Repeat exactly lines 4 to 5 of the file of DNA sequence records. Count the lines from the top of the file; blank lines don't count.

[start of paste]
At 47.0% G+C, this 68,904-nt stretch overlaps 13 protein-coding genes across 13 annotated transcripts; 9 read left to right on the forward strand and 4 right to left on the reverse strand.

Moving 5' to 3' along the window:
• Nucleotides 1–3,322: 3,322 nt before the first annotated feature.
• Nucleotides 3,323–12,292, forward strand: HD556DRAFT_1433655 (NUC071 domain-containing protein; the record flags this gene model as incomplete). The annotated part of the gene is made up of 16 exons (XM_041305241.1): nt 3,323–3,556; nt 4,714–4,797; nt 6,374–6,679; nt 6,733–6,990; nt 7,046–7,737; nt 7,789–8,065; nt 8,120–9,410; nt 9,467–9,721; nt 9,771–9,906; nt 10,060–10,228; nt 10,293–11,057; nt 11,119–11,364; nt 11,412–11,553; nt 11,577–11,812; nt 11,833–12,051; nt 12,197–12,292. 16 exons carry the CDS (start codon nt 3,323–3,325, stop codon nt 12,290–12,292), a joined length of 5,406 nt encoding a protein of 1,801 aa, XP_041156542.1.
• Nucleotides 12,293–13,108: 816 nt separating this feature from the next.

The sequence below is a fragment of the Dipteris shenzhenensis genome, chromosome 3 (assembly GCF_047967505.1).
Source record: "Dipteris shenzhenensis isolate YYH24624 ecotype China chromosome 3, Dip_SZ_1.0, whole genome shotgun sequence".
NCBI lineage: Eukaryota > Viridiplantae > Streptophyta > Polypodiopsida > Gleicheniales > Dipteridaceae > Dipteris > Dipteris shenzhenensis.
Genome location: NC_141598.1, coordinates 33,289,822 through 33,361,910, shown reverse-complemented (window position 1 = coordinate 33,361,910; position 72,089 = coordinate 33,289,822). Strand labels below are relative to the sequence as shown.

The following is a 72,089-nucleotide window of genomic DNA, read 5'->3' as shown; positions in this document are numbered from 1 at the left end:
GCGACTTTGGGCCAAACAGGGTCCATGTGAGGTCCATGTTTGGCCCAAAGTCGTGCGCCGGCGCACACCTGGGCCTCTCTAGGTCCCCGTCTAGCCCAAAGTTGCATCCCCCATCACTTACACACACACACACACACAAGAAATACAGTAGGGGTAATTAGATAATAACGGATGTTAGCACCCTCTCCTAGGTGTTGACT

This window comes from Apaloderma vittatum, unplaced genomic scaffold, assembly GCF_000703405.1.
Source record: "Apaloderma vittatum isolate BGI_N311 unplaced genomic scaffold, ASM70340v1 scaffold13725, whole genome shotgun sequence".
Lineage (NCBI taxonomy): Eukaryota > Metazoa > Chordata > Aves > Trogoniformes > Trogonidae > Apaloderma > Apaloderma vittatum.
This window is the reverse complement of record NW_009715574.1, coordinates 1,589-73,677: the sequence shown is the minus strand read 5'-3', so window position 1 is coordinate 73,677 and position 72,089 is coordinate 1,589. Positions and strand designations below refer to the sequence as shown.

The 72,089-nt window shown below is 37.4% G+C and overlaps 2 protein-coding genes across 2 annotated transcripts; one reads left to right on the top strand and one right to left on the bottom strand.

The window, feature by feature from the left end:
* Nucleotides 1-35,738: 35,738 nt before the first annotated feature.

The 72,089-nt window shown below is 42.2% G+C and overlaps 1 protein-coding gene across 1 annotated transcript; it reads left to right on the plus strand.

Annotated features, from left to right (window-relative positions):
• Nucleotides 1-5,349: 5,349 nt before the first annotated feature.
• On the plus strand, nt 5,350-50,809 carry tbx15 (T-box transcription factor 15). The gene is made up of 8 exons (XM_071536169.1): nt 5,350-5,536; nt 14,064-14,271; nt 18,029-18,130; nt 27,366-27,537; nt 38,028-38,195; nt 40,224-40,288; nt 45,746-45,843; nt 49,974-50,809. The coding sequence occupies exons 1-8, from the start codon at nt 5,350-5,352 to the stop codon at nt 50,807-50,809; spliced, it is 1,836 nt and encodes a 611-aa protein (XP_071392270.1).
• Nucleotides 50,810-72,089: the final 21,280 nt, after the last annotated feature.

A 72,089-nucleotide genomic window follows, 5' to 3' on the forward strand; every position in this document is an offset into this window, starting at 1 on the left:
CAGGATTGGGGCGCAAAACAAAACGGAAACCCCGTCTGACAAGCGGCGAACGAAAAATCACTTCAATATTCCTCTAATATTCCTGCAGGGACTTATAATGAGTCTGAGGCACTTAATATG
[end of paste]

• Nucleotides 3,323–12,292, forward strand: HD556DRAFT_1433655 (NUC071 domain-containing protein; the record flags this gene model as incomplete). The annotated part of the gene is made up of 16 exons (XM_041305241.1): nt 3,323–3,556; nt 4,714–4,797; nt 6,374–6,679; nt 6,733–6,990; nt 7,046–7,737; nt 7,789–8,065; nt 8,120–9,410; nt 9,467–9,721; nt 9,771–9,906; nt 10,060–10,228; nt 10,293–11,057; nt 11,119–11,364; nt 11,412–11,553; nt 11,577–11,812; nt 11,833–12,051; nt 12,197–12,292. 16 exons carry the CDS (start codon nt 3,323–3,325, stop codon nt 12,290–12,292), a joined length of 5,406 nt encoding a protein of 1,801 aa, XP_041156542.1.
• Nucleotides 12,293–13,108: 816 nt separating this feature from the next.